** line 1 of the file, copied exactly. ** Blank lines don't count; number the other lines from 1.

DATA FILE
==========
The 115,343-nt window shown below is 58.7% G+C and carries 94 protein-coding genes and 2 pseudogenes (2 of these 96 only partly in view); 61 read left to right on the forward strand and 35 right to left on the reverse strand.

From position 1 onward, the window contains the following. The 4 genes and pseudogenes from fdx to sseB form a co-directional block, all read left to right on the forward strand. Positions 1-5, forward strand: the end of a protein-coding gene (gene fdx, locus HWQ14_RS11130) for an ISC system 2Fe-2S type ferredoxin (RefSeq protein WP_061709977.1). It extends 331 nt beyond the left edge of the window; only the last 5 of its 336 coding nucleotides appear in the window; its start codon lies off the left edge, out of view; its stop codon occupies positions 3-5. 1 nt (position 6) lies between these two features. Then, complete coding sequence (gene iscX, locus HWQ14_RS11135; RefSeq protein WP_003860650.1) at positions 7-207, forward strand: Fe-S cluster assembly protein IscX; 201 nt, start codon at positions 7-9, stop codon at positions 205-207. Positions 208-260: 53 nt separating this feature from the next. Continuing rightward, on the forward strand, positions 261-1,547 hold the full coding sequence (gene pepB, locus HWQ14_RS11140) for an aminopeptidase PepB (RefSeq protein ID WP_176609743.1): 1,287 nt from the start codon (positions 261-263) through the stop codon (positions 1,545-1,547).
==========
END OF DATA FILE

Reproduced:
The 115,343-nt window shown below is 58.7% G+C and carries 94 protein-coding genes and 2 pseudogenes (2 of these 96 only partly in view); 61 read left to right on the forward strand and 35 right to left on the reverse strand.